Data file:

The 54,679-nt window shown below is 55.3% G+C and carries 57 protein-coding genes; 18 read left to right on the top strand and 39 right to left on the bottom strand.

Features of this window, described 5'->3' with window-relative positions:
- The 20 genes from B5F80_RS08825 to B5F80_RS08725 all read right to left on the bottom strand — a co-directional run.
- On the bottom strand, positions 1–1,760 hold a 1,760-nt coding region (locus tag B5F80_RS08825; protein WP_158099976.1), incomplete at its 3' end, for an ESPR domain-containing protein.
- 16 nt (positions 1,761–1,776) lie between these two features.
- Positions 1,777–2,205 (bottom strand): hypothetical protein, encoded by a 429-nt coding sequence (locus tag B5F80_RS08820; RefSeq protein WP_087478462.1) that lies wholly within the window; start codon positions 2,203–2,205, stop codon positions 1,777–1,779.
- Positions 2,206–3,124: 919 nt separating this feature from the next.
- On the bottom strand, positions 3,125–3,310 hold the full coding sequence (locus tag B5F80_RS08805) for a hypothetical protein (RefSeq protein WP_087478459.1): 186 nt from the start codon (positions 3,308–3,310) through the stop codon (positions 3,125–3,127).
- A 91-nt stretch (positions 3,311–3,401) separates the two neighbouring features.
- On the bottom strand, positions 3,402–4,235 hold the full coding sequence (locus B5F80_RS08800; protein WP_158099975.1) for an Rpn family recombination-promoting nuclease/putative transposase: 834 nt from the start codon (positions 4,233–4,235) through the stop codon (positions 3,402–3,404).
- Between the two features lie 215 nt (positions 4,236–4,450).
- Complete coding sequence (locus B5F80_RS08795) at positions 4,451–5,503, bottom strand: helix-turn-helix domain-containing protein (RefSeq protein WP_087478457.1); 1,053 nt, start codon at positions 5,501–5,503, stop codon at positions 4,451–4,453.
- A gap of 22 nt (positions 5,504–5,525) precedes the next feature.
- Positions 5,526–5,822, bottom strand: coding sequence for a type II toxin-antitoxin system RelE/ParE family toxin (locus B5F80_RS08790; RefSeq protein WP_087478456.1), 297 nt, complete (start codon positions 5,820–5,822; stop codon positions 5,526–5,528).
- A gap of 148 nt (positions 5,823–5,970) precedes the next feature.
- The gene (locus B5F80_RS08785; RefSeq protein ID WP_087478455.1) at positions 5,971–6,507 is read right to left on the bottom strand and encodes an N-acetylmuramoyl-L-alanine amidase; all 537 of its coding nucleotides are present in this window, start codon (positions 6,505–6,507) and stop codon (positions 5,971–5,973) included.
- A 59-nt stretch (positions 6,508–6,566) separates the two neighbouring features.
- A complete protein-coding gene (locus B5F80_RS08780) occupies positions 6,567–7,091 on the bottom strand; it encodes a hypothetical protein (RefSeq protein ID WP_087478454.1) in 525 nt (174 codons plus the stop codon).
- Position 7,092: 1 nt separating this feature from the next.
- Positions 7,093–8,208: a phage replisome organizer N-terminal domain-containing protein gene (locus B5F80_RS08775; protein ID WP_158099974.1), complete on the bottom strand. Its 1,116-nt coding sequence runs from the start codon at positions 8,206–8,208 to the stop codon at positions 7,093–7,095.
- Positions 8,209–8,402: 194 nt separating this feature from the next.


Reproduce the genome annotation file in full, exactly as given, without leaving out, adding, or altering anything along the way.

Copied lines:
The 54,679-nt window shown below is 55.3% G+C and carries 57 protein-coding genes; 18 read left to right on the top strand and 39 right to left on the bottom strand.

Features of this window, described 5'->3' with window-relative positions:
- The 20 genes from B5F80_RS08825 to B5F80_RS08725 all read right to left on the bottom strand — a co-directional run.
- On the bottom strand, positions 1–1,760 hold a 1,760-nt coding region (locus tag B5F80_RS08825; protein WP_158099976.1), incomplete at its 3' end, for an ESPR domain-containing protein.
- 16 nt (positions 1,761–1,776) lie between these two features.
- Positions 1,777–2,205 (bottom strand): hypothetical protein, encoded by a 429-nt coding sequence (locus tag B5F80_RS08820; RefSeq protein WP_087478462.1) that lies wholly within the window; start codon positions 2,203–2,205, stop codon positions 1,777–1,779.
- Positions 2,206–3,124: 919 nt separating this feature from the next.
- On the bottom strand, positions 3,125–3,310 hold the full coding sequence (locus tag B5F80_RS08805) for a hypothetical protein (RefSeq protein WP_087478459.1): 186 nt from the start codon (positions 3,308–3,310) through the stop codon (positions 3,125–3,127).
- A 91-nt stretch (positions 3,311–3,401) separates the two neighbouring features.
- On the bottom strand, positions 3,402–4,235 hold the full coding sequence (locus B5F80_RS08800; protein WP_158099975.1) for an Rpn family recombination-promoting nuclease/putative transposase: 834 nt from the start codon (positions 4,233–4,235) through the stop codon (positions 3,402–3,404).
- Between the two features lie 215 nt (positions 4,236–4,450).
- Complete coding sequence (locus B5F80_RS08795) at positions 4,451–5,503, bottom strand: helix-turn-helix domain-containing protein (RefSeq protein WP_087478457.1); 1,053 nt, start codon at positions 5,501–5,503, stop codon at positions 4,451–4,453.
- A gap of 22 nt (positions 5,504–5,525) precedes the next feature.
- Positions 5,526–5,822, bottom strand: coding sequence for a type II toxin-antitoxin system RelE/ParE family toxin (locus B5F80_RS08790; RefSeq protein WP_087478456.1), 297 nt, complete (start codon positions 5,820–5,822; stop codon positions 5,526–5,528).
- A gap of 148 nt (positions 5,823–5,970) precedes the next feature.
- The gene (locus B5F80_RS08785; RefSeq protein ID WP_087478455.1) at positions 5,971–6,507 is read right to left on the bottom strand and encodes an N-acetylmuramoyl-L-alanine amidase; all 537 of its coding nucleotides are present in this window, start codon (positions 6,505–6,507) and stop codon (positions 5,971–5,973) included.
- A 59-nt stretch (positions 6,508–6,566) separates the two neighbouring features.
- A complete protein-coding gene (locus B5F80_RS08780) occupies positions 6,567–7,091 on the bottom strand; it encodes a hypothetical protein (RefSeq protein ID WP_087478454.1) in 525 nt (174 codons plus the stop codon).
- Position 7,092: 1 nt separating this feature from the next.
- Positions 7,093–8,208: a phage replisome organizer N-terminal domain-containing protein gene (locus B5F80_RS08775; protein ID WP_158099974.1), complete on the bottom strand. Its 1,116-nt coding sequence runs from the start codon at positions 8,206–8,208 to the stop codon at positions 7,093–7,095.
- Positions 8,209–8,402: 194 nt separating this feature from the next.